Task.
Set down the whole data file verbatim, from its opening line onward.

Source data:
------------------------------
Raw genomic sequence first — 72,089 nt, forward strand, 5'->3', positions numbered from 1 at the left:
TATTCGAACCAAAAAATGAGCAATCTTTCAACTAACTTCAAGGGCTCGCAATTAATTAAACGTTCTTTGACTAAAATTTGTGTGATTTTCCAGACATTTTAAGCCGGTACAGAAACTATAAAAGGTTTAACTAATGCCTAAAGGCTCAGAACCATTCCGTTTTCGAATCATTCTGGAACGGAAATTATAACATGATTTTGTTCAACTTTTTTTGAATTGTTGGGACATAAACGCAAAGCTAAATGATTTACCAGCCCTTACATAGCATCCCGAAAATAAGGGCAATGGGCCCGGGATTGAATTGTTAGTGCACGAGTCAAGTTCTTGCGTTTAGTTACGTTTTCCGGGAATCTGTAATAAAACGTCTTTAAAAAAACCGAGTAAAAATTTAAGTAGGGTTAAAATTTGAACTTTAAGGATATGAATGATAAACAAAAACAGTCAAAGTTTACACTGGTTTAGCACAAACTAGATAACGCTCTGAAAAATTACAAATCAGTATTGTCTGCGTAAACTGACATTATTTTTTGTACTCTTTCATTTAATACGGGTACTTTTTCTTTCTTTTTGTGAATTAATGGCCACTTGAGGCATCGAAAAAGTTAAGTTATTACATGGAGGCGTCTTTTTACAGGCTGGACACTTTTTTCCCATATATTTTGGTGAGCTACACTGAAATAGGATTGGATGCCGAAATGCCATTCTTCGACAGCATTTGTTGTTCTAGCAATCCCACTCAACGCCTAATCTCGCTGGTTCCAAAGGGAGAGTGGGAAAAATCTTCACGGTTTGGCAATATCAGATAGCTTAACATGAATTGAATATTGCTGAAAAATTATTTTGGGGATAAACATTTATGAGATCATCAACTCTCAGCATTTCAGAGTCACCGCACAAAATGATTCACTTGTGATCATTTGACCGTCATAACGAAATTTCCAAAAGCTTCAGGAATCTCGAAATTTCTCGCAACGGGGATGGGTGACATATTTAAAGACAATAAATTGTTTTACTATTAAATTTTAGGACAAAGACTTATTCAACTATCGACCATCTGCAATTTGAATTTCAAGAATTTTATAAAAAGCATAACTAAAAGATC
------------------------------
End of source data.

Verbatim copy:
Raw genomic sequence first — 72,089 nt, forward strand, 5'->3', positions numbered from 1 at the left:
TATTCGAACCAAAAAATGAGCAATCTTTCAACTAACTTCAAGGGCTCGCAATTAATTAAACGTTCTTTGACTAAAATTTGTGTGATTTTCCAGACATTTTAAGCCGGTACAGAAACTATAAAAGGTTTAACTAATGCCTAAAGGCTCAGAACCATTCCGTTTTCGAATCATTCTGGAACGGAAATTATAACATGATTTTGTTCAACTTTTTTTGAATTGTTGGGACATAAACGCAAAGCTAAATGATTTACCAGCCCTTACATAGCATCCCGAAAATAAGGGCAATGGGCCCGGGATTGAATTGTTAGTGCACGAGTCAAGTTCTTGCGTTTAGTTACGTTTTCCGGGAATCTGTAATAAAACGTCTTTAAAAAAACCGAGTAAAAATTTAAGTAGGGTTAAAATTTGAACTTTAAGGATATGAATGATAAACAAAAACAGTCAAAGTTTACACTGGTTTAGCACAAACTAGATAACGCTCTGAAAAATTACAAATCAGTATTGTCTGCGTAAACTGACATTATTTTTTGTACTCTTTCATTTAATACGGGTACTTTTTCTTTCTTTTTGTGAATTAATGGCCACTTGAGGCATCGAAAAAGTTAAGTTATTACATGGAGGCGTCTTTTTACAGGCTGGACACTTTTTTCCCATATATTTTGGTGAGCTACACTGAAATAGGATTGGATGCCGAAATGCCATTCTTCGACAGCATTTGTTGTTCTAGCAATCCCACTCAACGCCTAATCTCGCTGGTTCCAAAGGGAGAGTGGGAAAAATCTTCACGGTTTGGCAATATCAGATAGCTTAACATGAATTGAATATTGCTGAAAAATTATTTTGGGGATAAACATTTATGAGATCATCAACTCTCAGCATTTCAGAGTCACCGCACAAAATGATTCACTTGTGATCATTTGACCGTCATAACGAAATTTCCAAAAGCTTCAGGAATCTCGAAATTTCTCGCAACGGGGATGGGTGACATATTTAAAGACAATAAATTGTTTTACTATTAAATTTTAGGACAAAGACTTATTCAACTATCGACCATCTGCAATTTGAATTTCAAGAATTTTATAAAAAGCATAACTAAAAGATC